One important element to consider as you uncover your functional callings is the role of the community of faith. Community is essential in spiritual discernment of functional callings, especially as you consider how to serve within the local church. The call to faith occurs in community. A transformed life is lived out in community. The purpose of your functional callings is loving service of others. Sober judgment of your functional callings can only take place in community. And trust me, community keeps you humble.
Consistent with Scripture and with two thousand years of church history, the community of faith typically affirms functional callings through the local church. This is often referred to as “corporate calling.” Theologians discuss the idea of a person receiving both a personal, inward calling and a corporate, outward calling. I strongly believe that when God calls a person into a functional ministry, the body of Christ confirms that calling. God’s normal mode of operation (again, exceptions exist but they are rare) is, I believe, the public confirmation of one’s functional callings as the community of faith sees the person function and as the Holy Spirit directs the actions of the community of faith.
Calling in a corporate setting is a natural extension of the scriptural mandate for godly counsel. Seeking wise counsel is a strong biblical theme, especially in Proverbs. Because of the human ability for self-deception, it is essential for you to seek an outside perspective from others. You might think you are the next great preacher or the next cutting-edge biblical scholar, but do the other people around you see the same thing in you? Do they see the giftings and passions that you perceive as yours? If you are to be honest with God, you need to be open to the honest assessment of those who know you well.
Slowing Down to Dance
Some people think a call from God can only come through some type of cataclysmic emotional experience. In reality, most people recognize aspects of God’s leadings as gradual in nature as they experience life. The key to learning the dance steps of discernment is prayer along with sound biblical study. You discern the leadings of God in the dancing relationship. You must remain in close communication with God to have any chance of discerning well. Instead of focusing your prayers on God revealing God’s will, focus on God creating godly character and wisdom in you. When your actions, thoughts, and desires reflect God’s priorities, then you are in a better place to discern well.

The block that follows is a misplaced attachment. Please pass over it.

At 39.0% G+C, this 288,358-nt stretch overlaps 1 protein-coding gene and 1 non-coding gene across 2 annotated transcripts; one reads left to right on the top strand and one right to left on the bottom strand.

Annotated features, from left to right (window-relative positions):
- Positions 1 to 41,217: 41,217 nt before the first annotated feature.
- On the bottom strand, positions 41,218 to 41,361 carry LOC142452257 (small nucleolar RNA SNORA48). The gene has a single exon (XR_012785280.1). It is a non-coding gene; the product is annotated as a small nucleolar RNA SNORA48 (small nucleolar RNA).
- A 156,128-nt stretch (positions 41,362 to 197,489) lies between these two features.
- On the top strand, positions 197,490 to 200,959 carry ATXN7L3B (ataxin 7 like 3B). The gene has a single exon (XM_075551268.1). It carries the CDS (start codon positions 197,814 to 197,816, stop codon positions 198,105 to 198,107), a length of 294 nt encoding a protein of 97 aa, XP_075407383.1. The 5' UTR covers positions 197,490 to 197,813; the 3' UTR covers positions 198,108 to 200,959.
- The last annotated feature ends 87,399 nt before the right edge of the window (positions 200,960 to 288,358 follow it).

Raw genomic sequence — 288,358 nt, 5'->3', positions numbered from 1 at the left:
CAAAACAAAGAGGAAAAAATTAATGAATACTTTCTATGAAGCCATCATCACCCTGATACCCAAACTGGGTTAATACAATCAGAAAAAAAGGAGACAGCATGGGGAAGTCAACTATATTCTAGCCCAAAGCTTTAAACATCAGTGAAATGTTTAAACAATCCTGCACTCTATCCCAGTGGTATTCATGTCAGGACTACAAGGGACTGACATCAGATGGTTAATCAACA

The problem with discernment is that many of us are so busy doing our own thing—moving too fast to dance the slow dance of discernment with God. You can only hear the heartbeat of God in your life when you slow down, quiet yourself, and invite God to dance with you. To slow down and listen takes a concerted and countercultural effort. The lights and sounds of society distract us if we are not careful. With so much vying for our attention, we must be intentional about disconnecting and taking time to hear what God is saying.
rom Ministry Greenhouse: Cultivating Environments for Practical Learning , copyright © 2008 by the Alban Institute.
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Ministry Greenhouse: Cultivating Environments for Practical Learning by George M. Hillman, Jr.
The goal of Ministry Greenhouse is to help seminary and Bible college students, their supervisors, and the lay leaders who work with them create the best environment for leadership development through a beneficial internship. Hillman explores the meaning of “call,” identifies the ingredients of a successful internship, discusses strategies for establishing goals for an internship, and offers guidance for reflecting on learning during an internship. Ministry Greenhouse shows how to create an environment where God can work to develop calling, character, and competencies.
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Recognizing that supervision is important in the formation of lay leaders and in the life of candidates for ordination, Johnson has developed this book to guide all who supervise others in a congregation. She views supervision as a ministry and shows how leaders can use their own innate gifts to enhance their supervision skills. Supervision can become an opportunity for mutual growth and learning that strengthens all other areas of ministry.
When Better Isn’t Enough: Evaluation Tools for the 21st Century by Jill M. Hudson
Hudson identifies twelve characteristics by which we can measure effective ministry for the early twenty-first century. Not everything of the past is ineffective and best discarded, she says, nor will everything we try in the future be successful. But by faithfully listening for God’s guidance, congregations can improve their ministry, help members and staff grow in effectiveness, deepen a sense of partnership, and add new richness to the dialogue about the congregation’s future.